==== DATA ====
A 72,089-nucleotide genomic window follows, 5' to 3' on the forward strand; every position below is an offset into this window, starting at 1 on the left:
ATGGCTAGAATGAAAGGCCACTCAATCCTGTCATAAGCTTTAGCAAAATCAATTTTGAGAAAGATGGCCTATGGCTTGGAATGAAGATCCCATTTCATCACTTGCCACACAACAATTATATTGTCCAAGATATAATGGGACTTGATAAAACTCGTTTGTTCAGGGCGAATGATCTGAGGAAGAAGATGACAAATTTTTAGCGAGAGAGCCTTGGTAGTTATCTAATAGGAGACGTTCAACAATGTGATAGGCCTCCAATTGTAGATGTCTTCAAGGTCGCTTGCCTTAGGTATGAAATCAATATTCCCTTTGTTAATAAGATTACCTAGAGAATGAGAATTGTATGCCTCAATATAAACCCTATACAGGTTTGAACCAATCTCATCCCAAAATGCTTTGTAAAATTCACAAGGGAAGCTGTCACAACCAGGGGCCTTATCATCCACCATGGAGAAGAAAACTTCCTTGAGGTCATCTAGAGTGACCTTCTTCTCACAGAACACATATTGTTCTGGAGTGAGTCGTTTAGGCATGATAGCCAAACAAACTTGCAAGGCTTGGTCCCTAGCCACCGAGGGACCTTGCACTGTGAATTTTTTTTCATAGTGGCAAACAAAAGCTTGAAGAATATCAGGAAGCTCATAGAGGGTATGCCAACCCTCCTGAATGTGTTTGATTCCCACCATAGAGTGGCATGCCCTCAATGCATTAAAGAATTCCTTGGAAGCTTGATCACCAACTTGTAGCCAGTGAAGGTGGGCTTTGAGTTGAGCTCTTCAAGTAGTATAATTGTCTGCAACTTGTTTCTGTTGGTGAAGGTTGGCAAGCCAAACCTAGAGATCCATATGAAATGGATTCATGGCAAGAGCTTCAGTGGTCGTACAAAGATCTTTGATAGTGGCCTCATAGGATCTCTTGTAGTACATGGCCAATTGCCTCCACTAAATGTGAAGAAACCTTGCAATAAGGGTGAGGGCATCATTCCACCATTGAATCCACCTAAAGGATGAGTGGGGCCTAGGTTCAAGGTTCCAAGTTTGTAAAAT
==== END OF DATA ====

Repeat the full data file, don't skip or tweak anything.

A 72,089-nucleotide genomic window follows, 5' to 3' on the forward strand; every position below is an offset into this window, starting at 1 on the left:
ATGGCTAGAATGAAAGGCCACTCAATCCTGTCATAAGCTTTAGCAAAATCAATTTTGAGAAAGATGGCCTATGGCTTGGAATGAAGATCCCATTTCATCACTTGCCACACAACAATTATATTGTCCAAGATATAATGGGACTTGATAAAACTCGTTTGTTCAGGGCGAATGATCTGAGGAAGAAGATGACAAATTTTTAGCGAGAGAGCCTTGGTAGTTATCTAATAGGAGACGTTCAACAATGTGATAGGCCTCCAATTGTAGATGTCTTCAAGGTCGCTTGCCTTAGGTATGAAATCAATATTCCCTTTGTTAATAAGATTACCTAGAGAATGAGAATTGTATGCCTCAATATAAACCCTATACAGGTTTGAACCAATCTCATCCCAAAATGCTTTGTAAAATTCACAAGGGAAGCTGTCACAACCAGGGGCCTTATCATCCACCATGGAGAAGAAAACTTCCTTGAGGTCATCTAGAGTGACCTTCTTCTCACAGAACACATATTGTTCTGGAGTGAGTCGTTTAGGCATGATAGCCAAACAAACTTGCAAGGCTTGGTCCCTAGCCACCGAGGGACCTTGCACTGTGAATTTTTTTTCATAGTGGCAAACAAAAGCTTGAAGAATATCAGGAAGCTCATAGAGGGTATGCCAACCCTCCTGAATGTGTTTGATTCCCACCATAGAGTGGCATGCCCTCAATGCATTAAAGAATTCCTTGGAAGCTTGATCACCAACTTGTAGCCAGTGAAGGTGGGCTTTGAGTTGAGCTCTTCAAGTAGTATAATTGTCTGCAACTTGTTTCTGTTGGTGAAGGTTGGCAAGCCAAACCTAGAGATCCATATGAAATGGATTCATGGCAAGAGCTTCAGTGGTCGTACAAAGATCTTTGATAGTGGCCTCATAGGATCTCTTGTAGTACATGGCCAATTGCCTCCACTAAATGTGAAGAAACCTTGCAATAAGGGTGAGGGCATCATTCCACCATTGAATCCACCTAAAGGATGAGTGGGGCCTAGGTTCAAGGTTCCAAGTTTGTAAAAT